4. Include more user-controlled video content
There was a time when video was all the rage on websites. Hero background videos would be the first thing people saw on websites. Animated explainer videos introduced complex technologies to prospective customers. And so on.
Thanks to people spending more time on video platforms like Zoom to connect with friends, family, and coworkers, it’s a medium they’re comfortable with right now.
As a result we’re going to see video make a comeback this year. However, there’ll be no auto-play backgrounds or embedded videos. Videos will only appear when visitors want them to.
To do this, web designers will need to include video “play” buttons into their designs. Here’s how Payoneer currently does it:
Notice how the white “play” button stands out amidst all that color. The recognizable icon lets people know the option to watch the testimonial is available if they’re interested.
BeOptics is a pre-built site that subtly interjects a video option into the mix as well:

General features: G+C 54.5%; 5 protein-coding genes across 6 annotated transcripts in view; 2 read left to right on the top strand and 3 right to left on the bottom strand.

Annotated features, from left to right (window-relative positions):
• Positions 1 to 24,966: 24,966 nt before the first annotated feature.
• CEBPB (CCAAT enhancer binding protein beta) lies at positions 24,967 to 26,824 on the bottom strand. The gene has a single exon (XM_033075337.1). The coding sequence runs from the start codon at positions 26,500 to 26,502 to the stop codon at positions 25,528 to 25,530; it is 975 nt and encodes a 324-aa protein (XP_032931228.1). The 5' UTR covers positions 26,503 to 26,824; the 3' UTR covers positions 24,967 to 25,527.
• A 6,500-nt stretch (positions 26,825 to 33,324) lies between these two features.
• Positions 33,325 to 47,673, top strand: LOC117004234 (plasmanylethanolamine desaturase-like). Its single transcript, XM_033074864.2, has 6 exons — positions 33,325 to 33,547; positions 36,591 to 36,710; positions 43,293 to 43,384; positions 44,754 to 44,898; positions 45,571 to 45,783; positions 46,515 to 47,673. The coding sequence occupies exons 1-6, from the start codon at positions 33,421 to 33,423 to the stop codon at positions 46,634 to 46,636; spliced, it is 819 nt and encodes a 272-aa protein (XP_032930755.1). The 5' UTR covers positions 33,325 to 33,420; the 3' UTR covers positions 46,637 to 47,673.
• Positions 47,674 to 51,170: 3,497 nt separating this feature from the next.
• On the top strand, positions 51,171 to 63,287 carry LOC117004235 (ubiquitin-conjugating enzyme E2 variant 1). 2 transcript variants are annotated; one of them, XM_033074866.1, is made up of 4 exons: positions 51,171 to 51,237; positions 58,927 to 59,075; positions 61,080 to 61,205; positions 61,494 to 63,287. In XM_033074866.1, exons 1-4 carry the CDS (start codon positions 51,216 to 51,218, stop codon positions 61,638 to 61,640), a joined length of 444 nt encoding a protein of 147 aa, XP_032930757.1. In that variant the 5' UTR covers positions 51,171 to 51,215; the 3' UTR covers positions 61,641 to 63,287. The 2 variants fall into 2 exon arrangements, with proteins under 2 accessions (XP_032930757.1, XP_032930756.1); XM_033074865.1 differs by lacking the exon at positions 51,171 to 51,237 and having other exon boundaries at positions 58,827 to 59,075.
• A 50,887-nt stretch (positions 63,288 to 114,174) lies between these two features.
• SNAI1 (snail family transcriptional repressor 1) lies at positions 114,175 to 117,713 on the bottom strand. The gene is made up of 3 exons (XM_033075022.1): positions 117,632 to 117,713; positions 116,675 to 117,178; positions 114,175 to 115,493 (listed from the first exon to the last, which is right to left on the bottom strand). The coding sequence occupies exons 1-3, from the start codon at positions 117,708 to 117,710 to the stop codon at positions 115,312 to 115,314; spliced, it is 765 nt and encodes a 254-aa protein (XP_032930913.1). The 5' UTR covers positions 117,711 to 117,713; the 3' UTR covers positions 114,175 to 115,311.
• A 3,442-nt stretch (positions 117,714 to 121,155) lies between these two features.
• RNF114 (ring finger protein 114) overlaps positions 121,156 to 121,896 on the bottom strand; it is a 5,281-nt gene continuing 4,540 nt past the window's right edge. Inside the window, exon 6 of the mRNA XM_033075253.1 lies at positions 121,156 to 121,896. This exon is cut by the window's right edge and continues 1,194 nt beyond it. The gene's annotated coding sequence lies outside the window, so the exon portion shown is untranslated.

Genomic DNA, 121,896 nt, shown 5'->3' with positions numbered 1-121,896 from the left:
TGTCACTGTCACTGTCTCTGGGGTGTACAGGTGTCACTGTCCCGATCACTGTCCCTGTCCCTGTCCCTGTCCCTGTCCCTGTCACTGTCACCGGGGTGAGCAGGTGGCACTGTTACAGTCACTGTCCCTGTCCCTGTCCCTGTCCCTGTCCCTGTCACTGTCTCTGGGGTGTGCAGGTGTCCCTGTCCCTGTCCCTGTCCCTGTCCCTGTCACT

Again, visitors don’t need to see an actual video player in order to recognize that there’s a video option here. The “play” button and the way it transforms upon hover will let them know they have the option to learn more by watching a video.
5. Spend more time showing off trust builders
Trust has always been an important matter for businesses. But as more people are choosing to shop online instead of in person these days, trust builders are non-negotiable in web design.
As such, web designers will need to make more room for trust builders that increase consumer confidence. Things like: